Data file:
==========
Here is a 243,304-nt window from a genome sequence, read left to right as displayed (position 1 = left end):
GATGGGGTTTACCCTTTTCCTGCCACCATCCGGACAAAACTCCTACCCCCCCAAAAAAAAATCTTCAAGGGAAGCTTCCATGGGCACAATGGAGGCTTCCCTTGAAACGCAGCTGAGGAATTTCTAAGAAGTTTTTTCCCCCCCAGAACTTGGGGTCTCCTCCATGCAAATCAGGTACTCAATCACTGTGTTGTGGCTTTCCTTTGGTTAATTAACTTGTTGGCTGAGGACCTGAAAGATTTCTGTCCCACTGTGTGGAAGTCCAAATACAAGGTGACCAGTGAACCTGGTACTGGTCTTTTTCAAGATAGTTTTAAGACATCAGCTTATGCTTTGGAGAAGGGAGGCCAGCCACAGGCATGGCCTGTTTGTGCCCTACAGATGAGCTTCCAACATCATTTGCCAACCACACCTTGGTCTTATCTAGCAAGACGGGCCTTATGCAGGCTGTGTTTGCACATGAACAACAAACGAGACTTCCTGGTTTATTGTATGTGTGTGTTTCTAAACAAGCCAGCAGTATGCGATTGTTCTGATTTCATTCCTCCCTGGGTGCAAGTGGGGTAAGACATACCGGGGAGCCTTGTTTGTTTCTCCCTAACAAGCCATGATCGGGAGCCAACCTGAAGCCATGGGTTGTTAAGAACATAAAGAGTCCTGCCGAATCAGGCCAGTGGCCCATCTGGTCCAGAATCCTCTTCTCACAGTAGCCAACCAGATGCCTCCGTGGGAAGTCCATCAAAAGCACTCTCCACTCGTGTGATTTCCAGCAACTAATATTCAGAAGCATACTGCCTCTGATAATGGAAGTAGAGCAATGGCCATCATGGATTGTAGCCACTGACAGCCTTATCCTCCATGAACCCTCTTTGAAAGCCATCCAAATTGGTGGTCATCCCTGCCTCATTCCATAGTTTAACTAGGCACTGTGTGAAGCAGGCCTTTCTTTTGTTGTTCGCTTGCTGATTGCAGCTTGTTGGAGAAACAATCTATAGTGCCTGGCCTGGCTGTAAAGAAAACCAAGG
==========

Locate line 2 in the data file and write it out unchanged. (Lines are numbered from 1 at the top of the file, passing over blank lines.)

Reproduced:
GATGGGGTTTACCCTTTTCCTGCCACCATCCGGACAAAACTCCTACCCCCCCAAAAAAAAATCTTCAAGGGAAGCTTCCATGGGCACAATGGAGGCTTCCCTTGAAACGCAGCTGAGGAATTTCTAAGAAGTTTTTTCCCCCCCAGAACTTGGGGTCTCCTCCATGCAAATCAGGTACTCAATCACTGTGTTGTGGCTTTCCTTTGGTTAATTAACTTGTTGGCTGAGGACCTGAAAGATTTCTGTCCCACTGTGTGGAAGTCCAAATACAAGGTGACCAGTGAACCTGGTACTGGTCTTTTTCAAGATAGTTTTAAGACATCAGCTTATGCTTTGGAGAAGGGAGGCCAGCCACAGGCATGGCCTGTTTGTGCCCTACAGATGAGCTTCCAACATCATTTGCCAACCACACCTTGGTCTTATCTAGCAAGACGGGCCTTATGCAGGCTGTGTTTGCACATGAACAACAAACGAGACTTCCTGGTTTATTGTATGTGTGTGTTTCTAAACAAGCCAGCAGTATGCGATTGTTCTGATTTCATTCCTCCCTGGGTGCAAGTGGGGTAAGACATACCGGGGAGCCTTGTTTGTTTCTCCCTAACAAGCCATGATCGGGAGCCAACCTGAAGCCATGGGTTGTTAAGAACATAAAGAGTCCTGCCGAATCAGGCCAGTGGCCCATCTGGTCCAGAATCCTCTTCTCACAGTAGCCAACCAGATGCCTCCGTGGGAAGTCCATCAAAAGCACTCTCCACTCGTGTGATTTCCAGCAACTAATATTCAGAAGCATACTGCCTCTGATAATGGAAGTAGAGCAATGGCCATCATGGATTGTAGCCACTGACAGCCTTATCCTCCATGAACCCTCTTTGAAAGCCATCCAAATTGGTGGTCATCCCTGCCTCATTCCATAGTTTAACTAGGCACTGTGTGAAGCAGGCCTTTCTTTTGTTGTTCGCTTGCTGATTGCAGCTTGTTGGAGAAACAATCTATAGTGCCTGGCCTGGCTGTAAAGAAAACCAAGG